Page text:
Thursday, October 29, 2015
Chini-Nepali Bhai-Bhai (Contd.)
(Video of the new Kyirong land port during the April earthquake)
Eighteen months ago, I mentioned on this blog the opening of Kyirong (Chinese: Gyirong) land port between Tibet (China) and Nepal.
I said that it will give a tremendous boost to Nepal's all-important economic relations with its giant northern neighbour.
At that time, the official China Tibet Online reported: "The Gyirong Port in southwest China’s Tibet bordered with Nepal will be formally opened in October this year . The opening of the Gyirong Port has been listed in the key work plan of national ports in 2014."
The website also announced that a cross-border China-Nepal Gyirong Port Economic Cooperation Zone would soon be established and the Gyirong Port would be built into a tourist destination.
The website affiliated with Xinhua gave some details: "The Gyirong Port enjoys a long history of being the largest land trading port between Tibet and Nepal. Many shop owners have expressed their hope that the opening of the port can help them get more involved in the border trade. From May 2007, the Shigatse Customs House will dispatch four officials to station at the Gyirong Port. A regular coordination system had been set up in order to seek support from the Gyirong county government, the Gyirong Customs and the Risur Customs of Nepal. Besides, the officials have been trying to promote preferential trade policies to encourage the local people to participate in the border trade."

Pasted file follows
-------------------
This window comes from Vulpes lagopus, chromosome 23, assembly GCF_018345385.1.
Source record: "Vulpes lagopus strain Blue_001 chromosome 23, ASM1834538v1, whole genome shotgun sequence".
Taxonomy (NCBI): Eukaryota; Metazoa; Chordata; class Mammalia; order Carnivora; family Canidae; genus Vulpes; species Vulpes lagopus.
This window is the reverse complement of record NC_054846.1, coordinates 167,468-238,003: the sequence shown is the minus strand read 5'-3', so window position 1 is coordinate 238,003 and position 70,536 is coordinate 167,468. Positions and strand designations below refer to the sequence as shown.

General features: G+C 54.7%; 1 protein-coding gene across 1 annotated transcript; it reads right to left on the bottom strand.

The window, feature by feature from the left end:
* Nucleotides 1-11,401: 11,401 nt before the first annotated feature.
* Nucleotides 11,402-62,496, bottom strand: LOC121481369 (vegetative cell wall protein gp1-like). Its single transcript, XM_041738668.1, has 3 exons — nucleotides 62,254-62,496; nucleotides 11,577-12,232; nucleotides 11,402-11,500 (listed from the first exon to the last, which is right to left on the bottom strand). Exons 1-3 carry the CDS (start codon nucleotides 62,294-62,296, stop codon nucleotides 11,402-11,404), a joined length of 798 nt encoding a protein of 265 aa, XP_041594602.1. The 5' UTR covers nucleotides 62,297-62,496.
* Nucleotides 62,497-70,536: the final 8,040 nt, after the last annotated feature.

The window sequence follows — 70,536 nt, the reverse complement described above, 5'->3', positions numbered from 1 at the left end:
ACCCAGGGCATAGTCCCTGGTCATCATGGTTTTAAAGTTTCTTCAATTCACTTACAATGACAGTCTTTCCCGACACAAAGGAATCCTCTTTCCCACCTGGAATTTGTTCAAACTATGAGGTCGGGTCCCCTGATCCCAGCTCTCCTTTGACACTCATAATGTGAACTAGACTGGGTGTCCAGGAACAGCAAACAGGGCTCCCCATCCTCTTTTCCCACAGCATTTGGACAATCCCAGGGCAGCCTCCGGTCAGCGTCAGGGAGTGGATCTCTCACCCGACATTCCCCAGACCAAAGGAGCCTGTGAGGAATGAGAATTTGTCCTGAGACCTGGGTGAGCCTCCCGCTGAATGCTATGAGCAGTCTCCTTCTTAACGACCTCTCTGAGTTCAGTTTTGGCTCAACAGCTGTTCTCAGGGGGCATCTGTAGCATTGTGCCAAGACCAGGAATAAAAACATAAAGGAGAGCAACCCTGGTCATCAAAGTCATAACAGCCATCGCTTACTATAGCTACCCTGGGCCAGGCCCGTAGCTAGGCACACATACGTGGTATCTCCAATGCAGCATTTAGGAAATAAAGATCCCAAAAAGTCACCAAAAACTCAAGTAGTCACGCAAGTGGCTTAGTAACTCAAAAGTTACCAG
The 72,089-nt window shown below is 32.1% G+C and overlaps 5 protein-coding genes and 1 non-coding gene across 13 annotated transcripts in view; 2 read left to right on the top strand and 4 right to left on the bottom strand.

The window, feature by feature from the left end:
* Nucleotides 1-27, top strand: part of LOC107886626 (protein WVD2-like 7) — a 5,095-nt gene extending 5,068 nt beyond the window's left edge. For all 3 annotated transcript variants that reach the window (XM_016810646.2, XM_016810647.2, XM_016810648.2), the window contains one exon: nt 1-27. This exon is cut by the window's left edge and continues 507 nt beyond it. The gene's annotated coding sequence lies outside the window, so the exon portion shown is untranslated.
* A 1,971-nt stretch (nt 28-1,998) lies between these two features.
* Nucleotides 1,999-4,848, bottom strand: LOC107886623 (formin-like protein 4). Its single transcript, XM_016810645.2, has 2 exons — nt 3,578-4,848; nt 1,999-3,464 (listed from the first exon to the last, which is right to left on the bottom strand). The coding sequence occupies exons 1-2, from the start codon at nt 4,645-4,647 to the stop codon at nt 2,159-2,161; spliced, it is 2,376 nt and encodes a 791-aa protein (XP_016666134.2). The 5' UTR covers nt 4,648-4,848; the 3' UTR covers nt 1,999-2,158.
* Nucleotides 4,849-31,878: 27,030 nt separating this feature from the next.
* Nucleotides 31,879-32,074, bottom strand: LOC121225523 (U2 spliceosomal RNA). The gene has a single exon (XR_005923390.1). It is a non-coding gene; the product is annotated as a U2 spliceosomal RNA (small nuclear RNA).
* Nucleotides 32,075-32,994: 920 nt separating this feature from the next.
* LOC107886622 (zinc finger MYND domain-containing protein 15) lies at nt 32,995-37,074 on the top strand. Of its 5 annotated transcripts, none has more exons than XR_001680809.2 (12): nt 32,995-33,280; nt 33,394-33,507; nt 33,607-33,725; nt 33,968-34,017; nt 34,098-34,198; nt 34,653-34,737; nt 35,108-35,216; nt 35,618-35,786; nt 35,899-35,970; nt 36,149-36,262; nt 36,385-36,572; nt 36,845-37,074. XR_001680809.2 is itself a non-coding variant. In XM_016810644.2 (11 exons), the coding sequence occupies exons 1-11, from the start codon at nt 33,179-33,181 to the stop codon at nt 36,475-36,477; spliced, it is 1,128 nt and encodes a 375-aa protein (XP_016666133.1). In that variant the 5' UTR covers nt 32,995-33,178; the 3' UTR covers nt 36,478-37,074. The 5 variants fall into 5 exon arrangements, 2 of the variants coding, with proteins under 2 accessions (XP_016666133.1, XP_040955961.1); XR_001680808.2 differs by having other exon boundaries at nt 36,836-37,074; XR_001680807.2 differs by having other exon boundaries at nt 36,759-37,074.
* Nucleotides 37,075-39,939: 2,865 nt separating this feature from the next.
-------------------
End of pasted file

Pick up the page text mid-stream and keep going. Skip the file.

The earthquake earlier in April this year delayed the operations of the land port, however, The South China Morning Post today reports that China will to provide fuel to Nepal via Kyirong ‘amid undeclared blockade by India’.
Quoting Agence France-Presse (AFP) in Kathmandu, the article says: “China will supply Nepal with 1.3 million litres of fuel to ease crippling shortages after protests over a new constitution blocked imports from India.”
The fact that trucks have been stranded at the India-Nepal border for a month, forcing fuel rationing across Nepal; but it is only a pretext.
Clearly Nepal will turn more and more towards Tibet/China for the supply of oil and other essential commodities.
According to Sushil Bhattarai, acting deputy managing director at the state-run Nepal Oil Corporation (NOC): “China has agreed to send us 1,000 metric tonnes, or 1.3 million litres of petrol, as a grant”.
AFP says the fuel will come via a land crossing which was repaired and reopened this month after suffering damage in the earthquake that hit Nepal in April; in other words, oil products will reach the Himalayan State via Kyirong.
The French news agency notes that it is “unclear whether China has donated fuel to Nepal in the past, but officials say the two countries have never commercially traded oil or gas.”
What means ‘grant’? It is another issue that Delhi should be worried about.
Let us remember that the trade between India and Nepal was blocked by protesters from the Madhesi ethnic minority, who have close cultural and linguistic ties to India.
The ‘opening’ up of Kyirong as a new land port for oil products is just a beginning. Soon the train will arrive in Kyirong and Chinese oil will then flow uninterruptedly to Nepal.
Does India have a Nepal policy?